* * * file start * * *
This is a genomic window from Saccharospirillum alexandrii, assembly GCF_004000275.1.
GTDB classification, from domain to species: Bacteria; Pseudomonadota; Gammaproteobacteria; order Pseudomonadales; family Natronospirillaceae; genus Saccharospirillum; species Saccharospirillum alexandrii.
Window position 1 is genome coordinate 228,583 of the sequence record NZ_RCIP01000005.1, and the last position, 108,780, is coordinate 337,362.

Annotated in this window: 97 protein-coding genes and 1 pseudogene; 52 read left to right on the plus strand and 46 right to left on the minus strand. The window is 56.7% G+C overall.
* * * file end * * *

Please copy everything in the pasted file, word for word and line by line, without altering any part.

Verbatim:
This is a genomic window from Saccharospirillum alexandrii, assembly GCF_004000275.1.
GTDB classification, from domain to species: Bacteria; Pseudomonadota; Gammaproteobacteria; order Pseudomonadales; family Natronospirillaceae; genus Saccharospirillum; species Saccharospirillum alexandrii.
Window position 1 is genome coordinate 228,583 of the sequence record NZ_RCIP01000005.1, and the last position, 108,780, is coordinate 337,362.

Annotated in this window: 97 protein-coding genes and 1 pseudogene; 52 read left to right on the plus strand and 46 right to left on the minus strand. The window is 56.7% G+C overall.